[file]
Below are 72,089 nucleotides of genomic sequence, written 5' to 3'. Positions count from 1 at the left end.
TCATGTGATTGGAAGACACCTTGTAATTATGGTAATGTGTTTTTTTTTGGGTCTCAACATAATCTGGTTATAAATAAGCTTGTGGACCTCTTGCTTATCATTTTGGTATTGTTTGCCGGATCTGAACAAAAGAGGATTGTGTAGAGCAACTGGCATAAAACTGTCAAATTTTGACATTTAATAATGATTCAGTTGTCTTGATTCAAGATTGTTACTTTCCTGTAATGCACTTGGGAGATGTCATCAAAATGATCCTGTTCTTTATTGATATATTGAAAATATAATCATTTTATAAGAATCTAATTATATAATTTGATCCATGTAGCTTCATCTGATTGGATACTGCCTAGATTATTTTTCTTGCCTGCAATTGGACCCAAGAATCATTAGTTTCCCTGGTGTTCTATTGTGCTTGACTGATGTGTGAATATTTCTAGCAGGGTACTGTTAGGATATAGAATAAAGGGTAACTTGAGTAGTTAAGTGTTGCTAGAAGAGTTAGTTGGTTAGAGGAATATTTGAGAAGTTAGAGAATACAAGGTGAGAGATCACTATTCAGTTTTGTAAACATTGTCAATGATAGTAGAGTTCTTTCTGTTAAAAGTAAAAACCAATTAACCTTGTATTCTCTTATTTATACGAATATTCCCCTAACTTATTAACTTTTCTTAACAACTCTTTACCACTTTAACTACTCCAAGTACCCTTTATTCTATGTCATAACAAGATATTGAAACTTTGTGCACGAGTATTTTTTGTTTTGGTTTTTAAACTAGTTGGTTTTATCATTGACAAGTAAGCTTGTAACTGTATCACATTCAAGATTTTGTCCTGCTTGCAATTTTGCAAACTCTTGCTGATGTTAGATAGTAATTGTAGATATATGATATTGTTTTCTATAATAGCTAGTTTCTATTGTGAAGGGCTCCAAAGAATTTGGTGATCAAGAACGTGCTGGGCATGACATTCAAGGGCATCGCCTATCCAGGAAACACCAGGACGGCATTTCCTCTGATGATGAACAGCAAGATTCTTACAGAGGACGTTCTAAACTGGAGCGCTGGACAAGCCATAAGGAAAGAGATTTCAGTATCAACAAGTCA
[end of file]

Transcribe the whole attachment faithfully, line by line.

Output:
Below are 72,089 nucleotides of genomic sequence, written 5' to 3'. Positions count from 1 at the left end.
TCATGTGATTGGAAGACACCTTGTAATTATGGTAATGTGTTTTTTTTTGGGTCTCAACATAATCTGGTTATAAATAAGCTTGTGGACCTCTTGCTTATCATTTTGGTATTGTTTGCCGGATCTGAACAAAAGAGGATTGTGTAGAGCAACTGGCATAAAACTGTCAAATTTTGACATTTAATAATGATTCAGTTGTCTTGATTCAAGATTGTTACTTTCCTGTAATGCACTTGGGAGATGTCATCAAAATGATCCTGTTCTTTATTGATATATTGAAAATATAATCATTTTATAAGAATCTAATTATATAATTTGATCCATGTAGCTTCATCTGATTGGATACTGCCTAGATTATTTTTCTTGCCTGCAATTGGACCCAAGAATCATTAGTTTCCCTGGTGTTCTATTGTGCTTGACTGATGTGTGAATATTTCTAGCAGGGTACTGTTAGGATATAGAATAAAGGGTAACTTGAGTAGTTAAGTGTTGCTAGAAGAGTTAGTTGGTTAGAGGAATATTTGAGAAGTTAGAGAATACAAGGTGAGAGATCACTATTCAGTTTTGTAAACATTGTCAATGATAGTAGAGTTCTTTCTGTTAAAAGTAAAAACCAATTAACCTTGTATTCTCTTATTTATACGAATATTCCCCTAACTTATTAACTTTTCTTAACAACTCTTTACCACTTTAACTACTCCAAGTACCCTTTATTCTATGTCATAACAAGATATTGAAACTTTGTGCACGAGTATTTTTTGTTTTGGTTTTTAAACTAGTTGGTTTTATCATTGACAAGTAAGCTTGTAACTGTATCACATTCAAGATTTTGTCCTGCTTGCAATTTTGCAAACTCTTGCTGATGTTAGATAGTAATTGTAGATATATGATATTGTTTTCTATAATAGCTAGTTTCTATTGTGAAGGGCTCCAAAGAATTTGGTGATCAAGAACGTGCTGGGCATGACATTCAAGGGCATCGCCTATCCAGGAAACACCAGGACGGCATTTCCTCTGATGATGAACAGCAAGATTCTTACAGAGGACGTTCTAAACTGGAGCGCTGGACAAGCCATAAGGAAAGAGATTTCAGTATCAACAAGTCA